Fall Out Boy’s New Sound Is Manic On MANIA

Fall Out Boy's album MANIA.
Fall Out Of Style Boy: With a career spanning almost 20 years, it seems that Fall Out Boy is desperate to cling onto any sort of relevance.
PHOTO COURTESY OF ISLAND RECORDS

On Jan. 19, pop-rock band Fall Out Boy released MANIA, the group’s third LP since their five-year hiatus following their foray into pop with albums like Save Rock and Roll and American Beauty/American Psycho.

Described by the band as a “palette cleanse” from their previous albums, MANIA is a genre-bending departure from the pop-punk sound that made them famous. Fans of Fall Out Boy won’t hear anything familiar in this release, which features unexpected forays into electronic dance music and dancehall.

Young And Menace, the lead single of the album, is widely disliked among fansfor good reason.The cacophonous bass drop sets the tone for a consistently ear-splitting barrage of sounds.

The packaged drum machines on this track are a constant throughout the tracklist. HOLD ME TIGHT OR DON’T is driven by a thumping Latin beat, riding the wave of songs like Despacito. It plays like a tropical house tune and is a radio-ready earworm reminiscent of Maroon 5.

Last Of The Real Ones features Patrick Stump’s screeching vocals over an anthemic production jam-packed with commercial pop hooks. Heaven’s Gate is a highlight of the album and a welcomed relief from the loudness. Its R&B harmonies allow Stump to showcase his soulful vocal style, instead of straining to be heard over busy production. Sunshine Riptide, featuring Nigerian reggae artist Burna Boy, is a questionable attempt at combining rock and dancehall.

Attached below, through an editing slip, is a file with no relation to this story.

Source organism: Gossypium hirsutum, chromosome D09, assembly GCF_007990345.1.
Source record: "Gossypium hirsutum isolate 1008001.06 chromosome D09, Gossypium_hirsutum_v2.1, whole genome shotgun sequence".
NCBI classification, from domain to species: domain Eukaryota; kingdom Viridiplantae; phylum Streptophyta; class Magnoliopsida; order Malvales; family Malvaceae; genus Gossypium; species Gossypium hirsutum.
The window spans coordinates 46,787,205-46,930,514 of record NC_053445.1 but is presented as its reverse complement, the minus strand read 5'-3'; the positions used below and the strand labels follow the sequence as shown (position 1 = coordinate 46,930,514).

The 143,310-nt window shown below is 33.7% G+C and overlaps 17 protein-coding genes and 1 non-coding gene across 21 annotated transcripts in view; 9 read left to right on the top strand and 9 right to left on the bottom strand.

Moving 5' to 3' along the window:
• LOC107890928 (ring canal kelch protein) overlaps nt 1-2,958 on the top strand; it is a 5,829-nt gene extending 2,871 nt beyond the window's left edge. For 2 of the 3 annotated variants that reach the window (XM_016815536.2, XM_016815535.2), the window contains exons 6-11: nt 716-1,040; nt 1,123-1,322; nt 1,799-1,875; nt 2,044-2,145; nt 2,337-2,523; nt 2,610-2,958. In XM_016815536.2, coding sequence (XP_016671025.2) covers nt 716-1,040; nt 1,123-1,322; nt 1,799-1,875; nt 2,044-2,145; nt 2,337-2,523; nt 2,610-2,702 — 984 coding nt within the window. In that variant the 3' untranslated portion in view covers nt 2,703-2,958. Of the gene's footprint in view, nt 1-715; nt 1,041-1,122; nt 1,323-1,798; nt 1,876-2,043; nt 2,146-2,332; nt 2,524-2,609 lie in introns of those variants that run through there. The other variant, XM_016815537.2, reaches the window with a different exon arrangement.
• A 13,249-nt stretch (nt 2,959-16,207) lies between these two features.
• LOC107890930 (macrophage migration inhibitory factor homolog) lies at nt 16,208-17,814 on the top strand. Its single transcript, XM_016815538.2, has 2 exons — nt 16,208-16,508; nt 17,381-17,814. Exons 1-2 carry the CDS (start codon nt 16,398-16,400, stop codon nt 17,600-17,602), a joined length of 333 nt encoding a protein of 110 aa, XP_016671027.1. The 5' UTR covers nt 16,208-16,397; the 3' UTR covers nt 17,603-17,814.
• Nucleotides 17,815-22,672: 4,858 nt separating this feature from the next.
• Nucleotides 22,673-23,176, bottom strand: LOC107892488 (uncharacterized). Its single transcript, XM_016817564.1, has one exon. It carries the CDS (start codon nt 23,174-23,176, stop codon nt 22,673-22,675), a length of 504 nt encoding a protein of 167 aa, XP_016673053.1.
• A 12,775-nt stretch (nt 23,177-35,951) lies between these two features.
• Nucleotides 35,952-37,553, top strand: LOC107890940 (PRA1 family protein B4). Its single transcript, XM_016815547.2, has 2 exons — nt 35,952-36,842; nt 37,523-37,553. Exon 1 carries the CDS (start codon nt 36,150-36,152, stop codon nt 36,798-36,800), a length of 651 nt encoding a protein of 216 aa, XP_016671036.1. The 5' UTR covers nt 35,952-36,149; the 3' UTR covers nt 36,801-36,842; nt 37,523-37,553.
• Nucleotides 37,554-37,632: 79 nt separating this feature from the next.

Overall, MANIA is an overproduced mishmash of genres at maximum volume.

The packaged synths and infectious hooks are miles away from the pop punk sound that defined Fall Out Boy in the early 2000s.

For someone who enjoyed the band’s early singles like Dance Dance and Thnks fr th Mmrs, the new direction Fall Out Boy has taken since 2013’s Save Rock and Roll holds very little appeal. The wordy titles and emo-pop charm they were known for 15 years ago have been discarded in favor of over-processed attempts at commercial success.  

MANIA is a bold experimentation that reaffirms the belief that the band is better off returning to their roots if they want to top the charts again.

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